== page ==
A theoretical calculation by Svalbardposten underlies the initiative. Store Norske needs 95 million kroner a year to maintain the Lunckefjell mine in the hope work can resume there. At the same time, the difference between future coal prices and what the coal company needs to get break even is about 190 million a year after the cost-cutting measures are implemented. Basically, the calculation is based on a production of 1.8 million tons and an exchange rate of 8.17 kroner to the dollar.
Terje Aunevik, head of Svalbard's business association (SNF), said the government, as the owner of Store Norske, must therefore consider the social-economic aspects of a shutdown carefully.
"If the difference is 90 to 100 million, I'm not sure that the solution is what has been suggested up to now," he said.
After cuts already implemented during the past six months, the coal company needs a price of $65 a ton to break even. Experts are predicting future coal prices will be $51-$52 a ton. The difference of $13-$14 a ton would result in an annual shortfall of 110 million kroner.
The repercussions are significant, Aunevik said. Each man-year of work at Store Norske generates 0.56 full-time-equivalent in related employment. In addition, there are indirect effects such as kindergartens, schools and other public services, as well as sales at stores. The decision by Store Norske's board of directors means 250 jobs at Store Norske will be lost with a period of 18 months.
"In reality, this means that 190 million into the pot helps to employ 400 people. In a social perspective it is not certain that is useless," said the SNF leader, adding he believes such a package would also be a significant contribution to maintaining a critical mass in Longyearbyen.
The company's owner – a.k.a. the government through the Ministry of Trade, Industry and Fisheries – is responsible for the final decision about the vote by Store Norske's board. The ministry has reiterated it is considering the proposal carefully.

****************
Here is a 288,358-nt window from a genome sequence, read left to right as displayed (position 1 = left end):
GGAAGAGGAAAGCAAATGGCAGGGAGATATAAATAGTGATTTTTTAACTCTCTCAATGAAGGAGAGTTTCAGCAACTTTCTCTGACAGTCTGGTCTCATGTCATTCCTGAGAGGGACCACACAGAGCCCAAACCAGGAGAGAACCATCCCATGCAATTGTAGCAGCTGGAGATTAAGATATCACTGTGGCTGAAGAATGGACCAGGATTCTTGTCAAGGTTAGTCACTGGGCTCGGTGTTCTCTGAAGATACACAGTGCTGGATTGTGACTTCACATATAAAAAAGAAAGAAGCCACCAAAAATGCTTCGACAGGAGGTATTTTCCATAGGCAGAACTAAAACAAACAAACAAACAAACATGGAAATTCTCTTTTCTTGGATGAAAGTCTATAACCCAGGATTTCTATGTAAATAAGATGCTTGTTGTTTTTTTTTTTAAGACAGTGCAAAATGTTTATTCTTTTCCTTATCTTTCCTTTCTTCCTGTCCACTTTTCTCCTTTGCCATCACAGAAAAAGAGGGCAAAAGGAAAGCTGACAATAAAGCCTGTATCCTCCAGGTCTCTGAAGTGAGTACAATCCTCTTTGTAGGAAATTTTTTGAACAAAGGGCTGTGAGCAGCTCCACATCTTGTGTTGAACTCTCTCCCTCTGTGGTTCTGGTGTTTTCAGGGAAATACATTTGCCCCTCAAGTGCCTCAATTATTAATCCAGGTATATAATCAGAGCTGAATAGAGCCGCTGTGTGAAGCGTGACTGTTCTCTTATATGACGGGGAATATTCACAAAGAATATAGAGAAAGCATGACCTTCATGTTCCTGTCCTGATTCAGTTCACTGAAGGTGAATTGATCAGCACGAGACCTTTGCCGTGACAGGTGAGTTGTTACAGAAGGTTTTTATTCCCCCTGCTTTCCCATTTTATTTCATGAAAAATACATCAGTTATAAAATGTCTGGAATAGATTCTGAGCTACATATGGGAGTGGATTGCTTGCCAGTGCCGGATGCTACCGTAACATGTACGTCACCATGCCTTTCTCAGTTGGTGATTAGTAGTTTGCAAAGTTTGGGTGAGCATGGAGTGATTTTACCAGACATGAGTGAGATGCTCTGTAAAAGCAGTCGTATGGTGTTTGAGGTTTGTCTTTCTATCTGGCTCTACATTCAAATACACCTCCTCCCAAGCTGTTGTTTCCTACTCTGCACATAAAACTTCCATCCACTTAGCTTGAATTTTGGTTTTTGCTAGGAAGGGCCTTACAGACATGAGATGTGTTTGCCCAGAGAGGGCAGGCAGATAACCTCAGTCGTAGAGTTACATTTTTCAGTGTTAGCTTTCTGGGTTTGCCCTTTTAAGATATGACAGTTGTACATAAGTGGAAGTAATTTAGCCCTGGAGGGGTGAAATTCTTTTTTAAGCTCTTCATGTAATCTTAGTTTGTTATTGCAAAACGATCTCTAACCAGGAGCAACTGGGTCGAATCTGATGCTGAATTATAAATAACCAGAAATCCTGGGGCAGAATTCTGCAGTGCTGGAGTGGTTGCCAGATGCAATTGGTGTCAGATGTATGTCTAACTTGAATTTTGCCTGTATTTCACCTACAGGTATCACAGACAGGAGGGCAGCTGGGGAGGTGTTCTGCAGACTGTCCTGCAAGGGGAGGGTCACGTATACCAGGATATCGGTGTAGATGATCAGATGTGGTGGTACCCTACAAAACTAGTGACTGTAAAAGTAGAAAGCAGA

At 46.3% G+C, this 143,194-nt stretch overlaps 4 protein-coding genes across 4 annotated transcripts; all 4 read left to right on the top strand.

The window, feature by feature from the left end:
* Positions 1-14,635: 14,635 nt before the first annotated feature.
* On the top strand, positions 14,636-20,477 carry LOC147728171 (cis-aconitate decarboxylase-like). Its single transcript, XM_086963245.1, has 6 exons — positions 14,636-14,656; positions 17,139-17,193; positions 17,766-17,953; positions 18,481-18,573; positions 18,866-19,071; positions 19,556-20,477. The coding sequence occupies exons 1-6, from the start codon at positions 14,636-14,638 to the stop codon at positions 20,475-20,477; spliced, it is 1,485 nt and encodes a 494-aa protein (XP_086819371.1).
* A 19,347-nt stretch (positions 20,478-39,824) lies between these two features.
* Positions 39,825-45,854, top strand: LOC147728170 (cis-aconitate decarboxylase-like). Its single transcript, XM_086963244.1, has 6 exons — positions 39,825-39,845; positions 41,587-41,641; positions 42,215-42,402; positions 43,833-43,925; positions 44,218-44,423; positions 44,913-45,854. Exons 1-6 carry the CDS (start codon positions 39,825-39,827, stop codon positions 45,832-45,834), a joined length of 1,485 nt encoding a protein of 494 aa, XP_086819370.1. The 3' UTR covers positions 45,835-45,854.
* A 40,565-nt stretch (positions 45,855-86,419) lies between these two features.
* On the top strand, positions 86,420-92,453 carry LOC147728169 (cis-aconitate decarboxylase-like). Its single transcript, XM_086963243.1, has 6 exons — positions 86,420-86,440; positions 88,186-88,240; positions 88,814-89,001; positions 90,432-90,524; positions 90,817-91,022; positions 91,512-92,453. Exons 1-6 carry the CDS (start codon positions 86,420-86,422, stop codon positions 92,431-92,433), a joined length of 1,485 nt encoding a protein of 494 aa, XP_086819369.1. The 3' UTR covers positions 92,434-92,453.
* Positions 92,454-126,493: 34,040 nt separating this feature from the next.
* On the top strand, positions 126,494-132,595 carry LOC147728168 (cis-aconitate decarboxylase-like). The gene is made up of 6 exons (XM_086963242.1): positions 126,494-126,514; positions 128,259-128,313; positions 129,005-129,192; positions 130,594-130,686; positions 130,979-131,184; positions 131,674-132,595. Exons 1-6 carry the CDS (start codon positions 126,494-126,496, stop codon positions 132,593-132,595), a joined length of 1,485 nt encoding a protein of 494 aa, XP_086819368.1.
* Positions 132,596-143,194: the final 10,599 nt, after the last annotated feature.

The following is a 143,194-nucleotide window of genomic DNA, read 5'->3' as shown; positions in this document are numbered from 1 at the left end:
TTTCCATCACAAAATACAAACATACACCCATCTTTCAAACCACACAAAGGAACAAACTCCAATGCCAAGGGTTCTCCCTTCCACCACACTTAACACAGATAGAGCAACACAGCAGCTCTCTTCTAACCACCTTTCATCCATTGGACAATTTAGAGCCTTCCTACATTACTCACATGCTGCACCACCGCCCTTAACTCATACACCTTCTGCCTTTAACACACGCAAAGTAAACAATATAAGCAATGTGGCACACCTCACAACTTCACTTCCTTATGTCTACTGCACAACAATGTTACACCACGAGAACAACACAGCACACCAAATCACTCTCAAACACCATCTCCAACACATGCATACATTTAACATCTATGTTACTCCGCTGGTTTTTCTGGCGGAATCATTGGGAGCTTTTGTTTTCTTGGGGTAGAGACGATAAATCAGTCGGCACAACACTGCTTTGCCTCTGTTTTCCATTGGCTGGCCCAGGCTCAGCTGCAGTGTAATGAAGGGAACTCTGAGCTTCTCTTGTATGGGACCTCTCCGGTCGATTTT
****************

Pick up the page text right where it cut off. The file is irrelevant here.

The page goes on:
Aunevik's analysis is receiving support from Norway's Institute for Research in Economics and Business Administration.
"In the short term, they're going over NAV's (Norwegian Labor and Welfare Administration) agreed budget on the mainland," said Kåre Petter Hagen, a senior researcher at the institute. "Now the prognosis is not looking promising on the mainland either, so that cost savings in the longer term must be borne by Norwegian taxpayers."
Hagen is a foremost expert regarding questions about social economic at the center, which is affiliated with the Norwegian School of Economics in Bergen. He said he is not familiar with the details of Store Norske's dilemma, but is clear about what should be the government's job.
"One has to look at the overall impact of this and that is a government responsibility," he said.
Store Norske is operating at a tremendous deficit, recording a record loss of 940 million kroner in 2014, including the write-down of assets. The company's before-tax deficit was 902 million kroner. The deficit during the first half of this year was 234.4 million kroner, leaving the board of directors little choice but to vote for the halt of most of the company's mining activities.
Aunevik said he agrees the board has only done its job as required by the Companies Act, but believes this should be a high-priority case for the trade ministry. He said the goal must be ensuring a transition that extends over five years.